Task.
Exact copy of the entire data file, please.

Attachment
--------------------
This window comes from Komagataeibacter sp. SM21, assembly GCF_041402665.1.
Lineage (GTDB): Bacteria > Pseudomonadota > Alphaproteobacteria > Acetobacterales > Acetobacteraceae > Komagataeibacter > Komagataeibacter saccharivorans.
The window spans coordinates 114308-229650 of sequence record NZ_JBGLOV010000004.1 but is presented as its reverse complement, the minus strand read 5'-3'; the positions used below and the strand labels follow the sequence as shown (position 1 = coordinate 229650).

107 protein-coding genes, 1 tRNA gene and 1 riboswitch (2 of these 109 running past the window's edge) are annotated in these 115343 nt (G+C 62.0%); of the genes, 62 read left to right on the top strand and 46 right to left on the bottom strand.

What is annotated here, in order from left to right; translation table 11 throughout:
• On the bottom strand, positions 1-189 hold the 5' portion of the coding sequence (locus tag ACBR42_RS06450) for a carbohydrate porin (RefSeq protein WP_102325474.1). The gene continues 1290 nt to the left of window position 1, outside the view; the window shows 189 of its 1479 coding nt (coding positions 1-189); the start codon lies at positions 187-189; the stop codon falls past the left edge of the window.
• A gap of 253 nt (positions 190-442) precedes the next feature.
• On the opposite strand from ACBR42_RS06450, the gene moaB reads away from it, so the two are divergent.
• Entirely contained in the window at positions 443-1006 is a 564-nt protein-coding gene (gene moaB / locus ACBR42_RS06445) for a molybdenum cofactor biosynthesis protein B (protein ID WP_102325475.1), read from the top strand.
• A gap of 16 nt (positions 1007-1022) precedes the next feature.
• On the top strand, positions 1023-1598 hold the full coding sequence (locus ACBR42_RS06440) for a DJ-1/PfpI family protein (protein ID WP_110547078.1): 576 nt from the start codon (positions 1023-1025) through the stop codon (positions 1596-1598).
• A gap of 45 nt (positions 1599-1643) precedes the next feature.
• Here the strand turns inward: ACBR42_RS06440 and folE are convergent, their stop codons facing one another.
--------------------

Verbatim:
This window comes from Komagataeibacter sp. SM21, assembly GCF_041402665.1.
Lineage (GTDB): Bacteria > Pseudomonadota > Alphaproteobacteria > Acetobacterales > Acetobacteraceae > Komagataeibacter > Komagataeibacter saccharivorans.
The window spans coordinates 114308-229650 of sequence record NZ_JBGLOV010000004.1 but is presented as its reverse complement, the minus strand read 5'-3'; the positions used below and the strand labels follow the sequence as shown (position 1 = coordinate 229650).

107 protein-coding genes, 1 tRNA gene and 1 riboswitch (2 of these 109 running past the window's edge) are annotated in these 115343 nt (G+C 62.0%); of the genes, 62 read left to right on the top strand and 46 right to left on the bottom strand.

What is annotated here, in order from left to right; translation table 11 throughout:
• On the bottom strand, positions 1-189 hold the 5' portion of the coding sequence (locus tag ACBR42_RS06450) for a carbohydrate porin (RefSeq protein WP_102325474.1). The gene continues 1290 nt to the left of window position 1, outside the view; the window shows 189 of its 1479 coding nt (coding positions 1-189); the start codon lies at positions 187-189; the stop codon falls past the left edge of the window.
• A gap of 253 nt (positions 190-442) precedes the next feature.
• On the opposite strand from ACBR42_RS06450, the gene moaB reads away from it, so the two are divergent.
• Entirely contained in the window at positions 443-1006 is a 564-nt protein-coding gene (gene moaB / locus ACBR42_RS06445) for a molybdenum cofactor biosynthesis protein B (protein ID WP_102325475.1), read from the top strand.
• A gap of 16 nt (positions 1007-1022) precedes the next feature.
• On the top strand, positions 1023-1598 hold the full coding sequence (locus ACBR42_RS06440) for a DJ-1/PfpI family protein (protein ID WP_110547078.1): 576 nt from the start codon (positions 1023-1025) through the stop codon (positions 1596-1598).
• A gap of 45 nt (positions 1599-1643) precedes the next feature.
• Here the strand turns inward: ACBR42_RS06440 and folE are convergent, their stop codons facing one another.